the world of words had a glamour and wonder

In reading The Classical Trivium by Marshal McLuhan, I’ve appreciate much about it, including his idea that the patterns of grammar are grounded in the patterns of the physical creation and that both the worlds of language and creation provide rich and myriad symbols pointing to “the creative Trinity” (36). See this passage for example (which McLuhan cites from Colson’s Quintilian in a footnote on page 27)

The analogist argues from the unchanging order which prevails in the heavenly bodies, in the tides, in the continuity of species … language is conceived as a world in itself, much as we conceive of the visible world … he [the analogist] is as confident … as the scientific man today … as impatient of the suggestion of disorder … the world of words had a glamour and wonder for them which it cannot have for us.

Or this wonderful passage from Augustine’s De magistro (cited glowingly by McLuhan on pages 34-35):

The natural arts are concerned with the orderly repetitive changes of nature. These are veiled or vestigial signs. The task of the liberal arts is to translate them into simple signs and formulae of such signs, namely into steady and luminous symbols of thought … By means of the liberal arts, things manipulated by the exterior man are formulated by the interior man, with the help of analytic reflection ordered to truth as regulated by the formal modes of language and mathematics.

promises to keep

Two masterpieces, with Auden echoing Frost:

Their Lonely Betters
W.H. Auden (1950)

As I listened from a beach-chair in the shade
To all the noises that my garden made,
It seemed to me only proper that words
Should be withheld from vegetables and birds.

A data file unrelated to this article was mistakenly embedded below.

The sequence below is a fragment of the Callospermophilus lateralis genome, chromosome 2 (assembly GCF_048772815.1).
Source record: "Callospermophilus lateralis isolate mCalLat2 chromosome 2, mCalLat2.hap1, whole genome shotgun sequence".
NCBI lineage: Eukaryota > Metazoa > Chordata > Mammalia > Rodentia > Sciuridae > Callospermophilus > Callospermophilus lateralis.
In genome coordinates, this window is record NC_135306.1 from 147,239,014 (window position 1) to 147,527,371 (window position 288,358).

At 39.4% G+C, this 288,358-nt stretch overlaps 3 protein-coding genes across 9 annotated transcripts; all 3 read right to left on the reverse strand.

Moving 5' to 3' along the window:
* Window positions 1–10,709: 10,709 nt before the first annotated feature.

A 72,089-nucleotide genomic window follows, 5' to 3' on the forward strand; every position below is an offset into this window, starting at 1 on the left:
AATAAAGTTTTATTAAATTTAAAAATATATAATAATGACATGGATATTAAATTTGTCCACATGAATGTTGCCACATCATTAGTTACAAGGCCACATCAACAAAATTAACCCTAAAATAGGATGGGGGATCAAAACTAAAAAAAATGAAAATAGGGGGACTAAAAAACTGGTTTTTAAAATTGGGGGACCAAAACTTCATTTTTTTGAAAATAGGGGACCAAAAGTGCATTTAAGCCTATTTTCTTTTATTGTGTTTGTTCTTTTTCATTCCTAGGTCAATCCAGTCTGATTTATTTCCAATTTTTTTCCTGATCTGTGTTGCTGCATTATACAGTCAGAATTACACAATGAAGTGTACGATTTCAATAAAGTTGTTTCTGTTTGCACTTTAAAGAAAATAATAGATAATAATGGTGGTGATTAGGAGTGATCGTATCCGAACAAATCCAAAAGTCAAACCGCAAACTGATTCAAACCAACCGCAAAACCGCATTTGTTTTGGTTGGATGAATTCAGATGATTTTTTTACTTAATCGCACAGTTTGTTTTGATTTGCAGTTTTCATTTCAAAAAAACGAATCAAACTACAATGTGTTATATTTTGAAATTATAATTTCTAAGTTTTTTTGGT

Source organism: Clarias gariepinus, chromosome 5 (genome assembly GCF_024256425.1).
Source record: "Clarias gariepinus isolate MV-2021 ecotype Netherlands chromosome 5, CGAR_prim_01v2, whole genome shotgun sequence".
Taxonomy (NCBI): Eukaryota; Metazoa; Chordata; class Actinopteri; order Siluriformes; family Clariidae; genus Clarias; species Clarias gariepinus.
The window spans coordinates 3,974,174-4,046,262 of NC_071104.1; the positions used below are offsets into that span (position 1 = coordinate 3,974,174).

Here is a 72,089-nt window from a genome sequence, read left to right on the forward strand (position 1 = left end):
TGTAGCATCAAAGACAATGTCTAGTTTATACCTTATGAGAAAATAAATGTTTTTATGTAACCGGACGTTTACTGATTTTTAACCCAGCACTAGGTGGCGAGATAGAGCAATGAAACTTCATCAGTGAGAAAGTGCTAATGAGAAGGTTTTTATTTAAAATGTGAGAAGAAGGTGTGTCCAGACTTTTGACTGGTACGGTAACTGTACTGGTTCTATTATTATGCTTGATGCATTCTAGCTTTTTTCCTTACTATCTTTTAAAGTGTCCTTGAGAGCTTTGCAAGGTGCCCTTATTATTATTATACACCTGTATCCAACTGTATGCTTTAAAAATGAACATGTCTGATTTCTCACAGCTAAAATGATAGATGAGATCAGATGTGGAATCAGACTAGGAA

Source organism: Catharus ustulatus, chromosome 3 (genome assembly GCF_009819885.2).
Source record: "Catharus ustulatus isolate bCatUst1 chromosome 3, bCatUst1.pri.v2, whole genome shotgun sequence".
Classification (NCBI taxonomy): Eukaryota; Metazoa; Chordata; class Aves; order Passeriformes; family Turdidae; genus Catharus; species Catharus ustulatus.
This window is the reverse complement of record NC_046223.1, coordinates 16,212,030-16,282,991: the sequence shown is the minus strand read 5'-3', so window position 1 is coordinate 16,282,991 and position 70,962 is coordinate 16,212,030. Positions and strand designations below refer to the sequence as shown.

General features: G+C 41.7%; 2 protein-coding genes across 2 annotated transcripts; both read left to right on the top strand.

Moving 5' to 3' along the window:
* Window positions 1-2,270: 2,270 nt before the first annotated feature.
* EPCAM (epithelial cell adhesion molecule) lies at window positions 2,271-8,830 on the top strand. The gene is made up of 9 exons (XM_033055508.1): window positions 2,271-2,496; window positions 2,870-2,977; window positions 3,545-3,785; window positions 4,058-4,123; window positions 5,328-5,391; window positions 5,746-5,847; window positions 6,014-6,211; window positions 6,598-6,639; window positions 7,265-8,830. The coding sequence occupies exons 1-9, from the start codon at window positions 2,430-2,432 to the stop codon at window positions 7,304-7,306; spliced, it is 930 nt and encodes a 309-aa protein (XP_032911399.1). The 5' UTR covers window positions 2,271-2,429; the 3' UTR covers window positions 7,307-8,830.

A robin with no Christian name ran through
The Robin-Anthem which was all it knew,
And rustling flowers for some third party waited
To say which pairs, if any, should get mated.

Not one of them was capable of lying,
There was not one which knew that it was dying
Or could have with a rhythm or a rhyme
Assumed responsibility for time.

Let them leave language to their lonely betters
Who count some days and long for certain letters;
We, too, make noises when we laugh or weep:
Words are for those with promises to keep.

Stopping By Woods On A Snowy Evening
Robert Frost (1922)

Whose woods these are I think I know.
His house is in the village though;
He will not see me stopping here
To watch his woods fill up with snow.
My little horse must think it queer
To stop without a farmhouse near
Between the woods and frozen lake
The darkest evening of the year.
He gives his harness bells a shake
To ask if there is some mistake.
The only other sound’s the sweep
Of easy wind and downy flake.

The woods are lovely, dark and deep.
But I have promises to keep,
And miles to go before I sleep,
And miles to go before I sleep.

I ran into the last line of this Auden poem on the dedication page to Educating for Life (collected essays by Nicholas Wolterstorff), and it immediately brought to mind Frost’s classic (which the Auden poem recalls in several ways).